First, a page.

Fonterra steers clear of consultants after paying millions to McKinseys
By Nikki Mandow
Sept. 20 (BusinessDesk) - Fonterra Cooperative Group will not use external consultants for its newly-announced everything-on-the-table asset review, the dairy processor says. This follows allegations it paid up to $100 million a year between 2015 and 2017 to global consultancy giant McKinsey as part of its “Velocity” cost-cutting and restructuring programme.
It also forked out millions of dollars in CEO and other staff bonuses as part of its Velocity Leadership Incentive scheme.
Last week Fonterra announced its first ever full-year loss - $196 million after tax for the year ended July 31. Operating earnings were down 22 percent on the previous year.
Fonterra has neither confirmed nor denied the $100 million-a-year claims. At the results presentation in Auckland, acting CEO Miles Hurrell would only say that the company “is not allowed to talk about the situation with McKinsey in terms of contractual arrangements, apart from to say that they have by-and-large left the business”.
Although the company is steering away from outside help for its latest internal probe, there are eerie similarities in the rhetoric from 2015, when the dairy giant launched its Velocity “performance improvement programme”. At the time, the company, then led by CEO Theo Spierings and chairman John Wilson, said “everything is in scope."
"We’re taking nothing off the table. We will up our game and the way we work, improving efficiency, lowering cost and duplication where we can and improving effectiveness and agility.”
Three years later, commenting on the 2018 loss last week, the new CEO said the company needed to “take stock of the business” and “get the basics right”.
“We are putting together a clear plan for how we are going to lift Fonterra’s performance. It relies on us doing a number of things differently.”
Will Wilson, who part-owns a dairy farm and is on the board of Tourism Bay of Plenty, spoke out against the appointment of McKinsey back in 2015. He questioned whether the review couldn’t be done in-house, particularly given the high salaries earned by senior executives.
At the time there were 17 people at Fonterra earning more than $1 million a year.
Wilson told BusinessDesk this week his view on the McKinsey appointment hadn’t changed.
“Isn’t it amazing that they needed to engage McKinsey at a cost of around $80-$95 million when they have a highly paid exec team supposedly being the best in the industry in New Zealand - and world class.”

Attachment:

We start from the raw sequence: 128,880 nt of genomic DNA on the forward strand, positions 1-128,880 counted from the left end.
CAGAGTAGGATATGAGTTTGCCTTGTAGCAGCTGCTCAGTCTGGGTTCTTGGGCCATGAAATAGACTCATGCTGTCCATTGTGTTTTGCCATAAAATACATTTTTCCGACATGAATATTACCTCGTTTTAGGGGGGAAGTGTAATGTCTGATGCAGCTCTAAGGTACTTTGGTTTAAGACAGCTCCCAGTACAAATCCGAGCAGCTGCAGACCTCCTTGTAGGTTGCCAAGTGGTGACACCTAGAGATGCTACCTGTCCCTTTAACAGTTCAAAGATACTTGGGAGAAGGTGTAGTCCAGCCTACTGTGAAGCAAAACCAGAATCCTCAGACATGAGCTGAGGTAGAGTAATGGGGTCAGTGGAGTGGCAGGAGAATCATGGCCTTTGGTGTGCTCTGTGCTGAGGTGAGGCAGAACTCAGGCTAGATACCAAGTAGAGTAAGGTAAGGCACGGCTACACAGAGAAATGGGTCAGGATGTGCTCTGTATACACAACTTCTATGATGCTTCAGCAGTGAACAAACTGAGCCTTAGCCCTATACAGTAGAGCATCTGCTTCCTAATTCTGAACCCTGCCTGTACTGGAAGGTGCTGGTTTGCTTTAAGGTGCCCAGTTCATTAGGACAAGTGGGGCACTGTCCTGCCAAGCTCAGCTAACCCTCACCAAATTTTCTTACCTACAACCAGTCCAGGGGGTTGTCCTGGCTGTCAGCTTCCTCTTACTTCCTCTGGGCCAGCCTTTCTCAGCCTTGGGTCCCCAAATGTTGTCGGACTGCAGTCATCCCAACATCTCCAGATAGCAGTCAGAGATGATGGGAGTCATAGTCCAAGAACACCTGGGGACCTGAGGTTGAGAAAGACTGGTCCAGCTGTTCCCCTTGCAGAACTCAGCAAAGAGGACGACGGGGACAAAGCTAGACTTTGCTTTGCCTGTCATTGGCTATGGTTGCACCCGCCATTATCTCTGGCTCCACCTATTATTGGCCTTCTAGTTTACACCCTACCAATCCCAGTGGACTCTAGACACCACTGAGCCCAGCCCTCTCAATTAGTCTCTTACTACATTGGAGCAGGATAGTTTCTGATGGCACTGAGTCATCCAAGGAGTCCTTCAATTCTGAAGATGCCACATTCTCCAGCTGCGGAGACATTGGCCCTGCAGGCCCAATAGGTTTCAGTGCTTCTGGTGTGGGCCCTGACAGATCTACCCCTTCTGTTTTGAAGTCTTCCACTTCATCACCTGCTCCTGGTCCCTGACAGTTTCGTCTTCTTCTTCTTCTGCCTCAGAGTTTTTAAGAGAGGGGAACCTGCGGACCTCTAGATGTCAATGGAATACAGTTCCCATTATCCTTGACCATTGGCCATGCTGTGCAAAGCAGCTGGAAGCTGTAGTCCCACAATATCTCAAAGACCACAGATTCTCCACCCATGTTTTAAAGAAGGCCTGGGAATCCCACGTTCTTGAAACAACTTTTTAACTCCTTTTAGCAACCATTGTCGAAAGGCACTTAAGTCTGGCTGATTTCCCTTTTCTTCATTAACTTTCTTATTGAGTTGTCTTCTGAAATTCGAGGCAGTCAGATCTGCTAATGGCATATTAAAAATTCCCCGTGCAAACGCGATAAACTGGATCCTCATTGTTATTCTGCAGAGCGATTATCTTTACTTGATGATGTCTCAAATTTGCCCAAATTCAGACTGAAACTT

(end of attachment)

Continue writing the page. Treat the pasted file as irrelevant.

But he says paying consultants is just one of the issues.
“It’s all very well trying to take cost out and build efficiency but if it continues to be done in an environment with a flawed strategy in the first place then it’s not going to progress the business."
He said comparisons with other dairy companies in New Zealand, like Tatua or Open Country, do Fonterra no favours.
“Fonterra doesn’t know what it is – part value-add and mostly commodity and really doing nothing well. A confused strategy without focus, which is consequently not creating value for its owners.”
Business commentator Rod Oram, who raised the issue of the $100 million payments with Fonterra at last week's meeting, says the Velocity programme did help the co-op cut its operating costs - by 13 percent in fiscal years 2016 and 2017.
But they rose by 7 percent in the year just ended, “suggesting some of the discipline McKinsey expensively dispensed is losing some of its effectiveness”.
Hurrell defended the scheme, saying McKinsey and Velocity “have built up a strong culture of discipline around delivery of programmes”.
And the annual report also favourably mentions the initiative, which has now finished.
“In full-year 2016 and 2017, Velocity delivered significant benefits across the Farmgate Milk Price, earnings and working capital,” the report says. “In FY17 it also supported a material uplift in Fonterra’s organisational health and employee engagement.”
It also gave a material uplift to the earnings of the CEO, senior managers and selected staff.
Controversial chief executive Theo Spierings took home $4.4 million from his Velocity Leadership Incentive bonus in the 2017 year alone, a huge boost to his $2.5 million basic salary and close to half his total $8.3 million remuneration for the year.
Actual figures aren’t available for other staff, but the report says the Fonterra management team received Velocity Leadership Incentive bonuses of 50 percent of their salary in 2016 and 2017; participating staff got between 25 and 50 percent.
It’s not clear how many staff were involved, but in the 2018 year there were 23 people at Fonterra - not including Spierings - earning more than $1 million, including two who earned more than $3 million.